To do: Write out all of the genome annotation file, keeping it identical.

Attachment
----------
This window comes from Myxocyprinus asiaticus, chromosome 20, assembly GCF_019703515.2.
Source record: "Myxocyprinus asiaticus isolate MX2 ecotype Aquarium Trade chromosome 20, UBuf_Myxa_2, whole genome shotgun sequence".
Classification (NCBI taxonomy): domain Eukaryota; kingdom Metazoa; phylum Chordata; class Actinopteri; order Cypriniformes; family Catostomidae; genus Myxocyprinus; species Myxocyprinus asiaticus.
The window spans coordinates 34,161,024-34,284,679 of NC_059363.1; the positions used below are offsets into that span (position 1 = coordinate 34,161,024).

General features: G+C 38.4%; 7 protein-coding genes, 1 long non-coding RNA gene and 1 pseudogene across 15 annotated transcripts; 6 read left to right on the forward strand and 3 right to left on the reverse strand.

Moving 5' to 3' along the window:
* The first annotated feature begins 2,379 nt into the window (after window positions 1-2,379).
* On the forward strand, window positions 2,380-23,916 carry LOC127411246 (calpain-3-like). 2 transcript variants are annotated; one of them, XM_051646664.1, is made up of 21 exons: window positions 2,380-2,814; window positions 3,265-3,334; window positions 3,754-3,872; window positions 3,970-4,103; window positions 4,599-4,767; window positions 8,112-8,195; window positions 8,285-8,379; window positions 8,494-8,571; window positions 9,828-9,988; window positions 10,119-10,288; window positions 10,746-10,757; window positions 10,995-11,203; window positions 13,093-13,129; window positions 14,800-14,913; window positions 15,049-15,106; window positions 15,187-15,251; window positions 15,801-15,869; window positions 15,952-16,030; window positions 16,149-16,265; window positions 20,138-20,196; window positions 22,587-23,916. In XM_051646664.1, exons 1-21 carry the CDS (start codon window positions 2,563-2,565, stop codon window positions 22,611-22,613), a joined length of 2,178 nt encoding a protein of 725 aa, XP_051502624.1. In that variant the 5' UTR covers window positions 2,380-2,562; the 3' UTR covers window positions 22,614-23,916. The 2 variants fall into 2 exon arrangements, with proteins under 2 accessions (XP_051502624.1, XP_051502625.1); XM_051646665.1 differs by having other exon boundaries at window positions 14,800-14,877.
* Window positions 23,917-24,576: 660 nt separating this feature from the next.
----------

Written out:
This window comes from Myxocyprinus asiaticus, chromosome 20, assembly GCF_019703515.2.
Source record: "Myxocyprinus asiaticus isolate MX2 ecotype Aquarium Trade chromosome 20, UBuf_Myxa_2, whole genome shotgun sequence".
Classification (NCBI taxonomy): domain Eukaryota; kingdom Metazoa; phylum Chordata; class Actinopteri; order Cypriniformes; family Catostomidae; genus Myxocyprinus; species Myxocyprinus asiaticus.
The window spans coordinates 34,161,024-34,284,679 of NC_059363.1; the positions used below are offsets into that span (position 1 = coordinate 34,161,024).

General features: G+C 38.4%; 7 protein-coding genes, 1 long non-coding RNA gene and 1 pseudogene across 15 annotated transcripts; 6 read left to right on the forward strand and 3 right to left on the reverse strand.

Moving 5' to 3' along the window:
* The first annotated feature begins 2,379 nt into the window (after window positions 1-2,379).
* On the forward strand, window positions 2,380-23,916 carry LOC127411246 (calpain-3-like). 2 transcript variants are annotated; one of them, XM_051646664.1, is made up of 21 exons: window positions 2,380-2,814; window positions 3,265-3,334; window positions 3,754-3,872; window positions 3,970-4,103; window positions 4,599-4,767; window positions 8,112-8,195; window positions 8,285-8,379; window positions 8,494-8,571; window positions 9,828-9,988; window positions 10,119-10,288; window positions 10,746-10,757; window positions 10,995-11,203; window positions 13,093-13,129; window positions 14,800-14,913; window positions 15,049-15,106; window positions 15,187-15,251; window positions 15,801-15,869; window positions 15,952-16,030; window positions 16,149-16,265; window positions 20,138-20,196; window positions 22,587-23,916. In XM_051646664.1, exons 1-21 carry the CDS (start codon window positions 2,563-2,565, stop codon window positions 22,611-22,613), a joined length of 2,178 nt encoding a protein of 725 aa, XP_051502624.1. In that variant the 5' UTR covers window positions 2,380-2,562; the 3' UTR covers window positions 22,614-23,916. The 2 variants fall into 2 exon arrangements, with proteins under 2 accessions (XP_051502624.1, XP_051502625.1); XM_051646665.1 differs by having other exon boundaries at window positions 14,800-14,877.
* Window positions 23,917-24,576: 660 nt separating this feature from the next.